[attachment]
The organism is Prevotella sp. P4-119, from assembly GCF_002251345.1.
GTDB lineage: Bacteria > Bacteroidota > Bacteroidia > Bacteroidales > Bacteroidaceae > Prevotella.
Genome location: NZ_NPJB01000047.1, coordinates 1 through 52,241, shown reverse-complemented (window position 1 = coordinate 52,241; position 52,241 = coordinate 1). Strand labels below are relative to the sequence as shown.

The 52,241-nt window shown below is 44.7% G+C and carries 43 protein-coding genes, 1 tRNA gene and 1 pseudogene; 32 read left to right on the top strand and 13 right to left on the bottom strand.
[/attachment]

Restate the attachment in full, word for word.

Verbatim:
The organism is Prevotella sp. P4-119, from assembly GCF_002251345.1.
GTDB lineage: Bacteria > Bacteroidota > Bacteroidia > Bacteroidales > Bacteroidaceae > Prevotella.
Genome location: NZ_NPJB01000047.1, coordinates 1 through 52,241, shown reverse-complemented (window position 1 = coordinate 52,241; position 52,241 = coordinate 1). Strand labels below are relative to the sequence as shown.

The 52,241-nt window shown below is 44.7% G+C and carries 43 protein-coding genes, 1 tRNA gene and 1 pseudogene; 32 read left to right on the top strand and 13 right to left on the bottom strand.